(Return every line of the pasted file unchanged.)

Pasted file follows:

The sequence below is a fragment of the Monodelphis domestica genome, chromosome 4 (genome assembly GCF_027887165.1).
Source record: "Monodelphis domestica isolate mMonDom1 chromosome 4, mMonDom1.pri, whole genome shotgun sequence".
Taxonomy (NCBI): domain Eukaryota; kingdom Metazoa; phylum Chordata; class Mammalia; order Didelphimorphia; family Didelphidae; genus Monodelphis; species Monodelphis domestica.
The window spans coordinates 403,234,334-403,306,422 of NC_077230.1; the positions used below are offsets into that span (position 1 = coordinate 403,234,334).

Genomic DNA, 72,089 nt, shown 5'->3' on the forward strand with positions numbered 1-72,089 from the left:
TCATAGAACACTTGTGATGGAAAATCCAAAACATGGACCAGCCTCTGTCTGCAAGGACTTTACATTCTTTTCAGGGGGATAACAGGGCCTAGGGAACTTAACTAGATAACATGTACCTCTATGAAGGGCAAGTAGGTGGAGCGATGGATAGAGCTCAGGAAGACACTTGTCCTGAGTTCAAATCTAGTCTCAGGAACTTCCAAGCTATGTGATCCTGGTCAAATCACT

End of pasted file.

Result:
The sequence below is a fragment of the Monodelphis domestica genome, chromosome 4 (genome assembly GCF_027887165.1).
Source record: "Monodelphis domestica isolate mMonDom1 chromosome 4, mMonDom1.pri, whole genome shotgun sequence".
Taxonomy (NCBI): domain Eukaryota; kingdom Metazoa; phylum Chordata; class Mammalia; order Didelphimorphia; family Didelphidae; genus Monodelphis; species Monodelphis domestica.
The window spans coordinates 403,234,334-403,306,422 of NC_077230.1; the positions used below are offsets into that span (position 1 = coordinate 403,234,334).

Genomic DNA, 72,089 nt, shown 5'->3' on the forward strand with positions numbered 1-72,089 from the left:
TCATAGAACACTTGTGATGGAAAATCCAAAACATGGACCAGCCTCTGTCTGCAAGGACTTTACATTCTTTTCAGGGGGATAACAGGGCCTAGGGAACTTAACTAGATAACATGTACCTCTATGAAGGGCAAGTAGGTGGAGCGATGGATAGAGCTCAGGAAGACACTTGTCCTGAGTTCAAATCTAGTCTCAGGAACTTCCAAGCTATGTGATCCTGGTCAAATCACT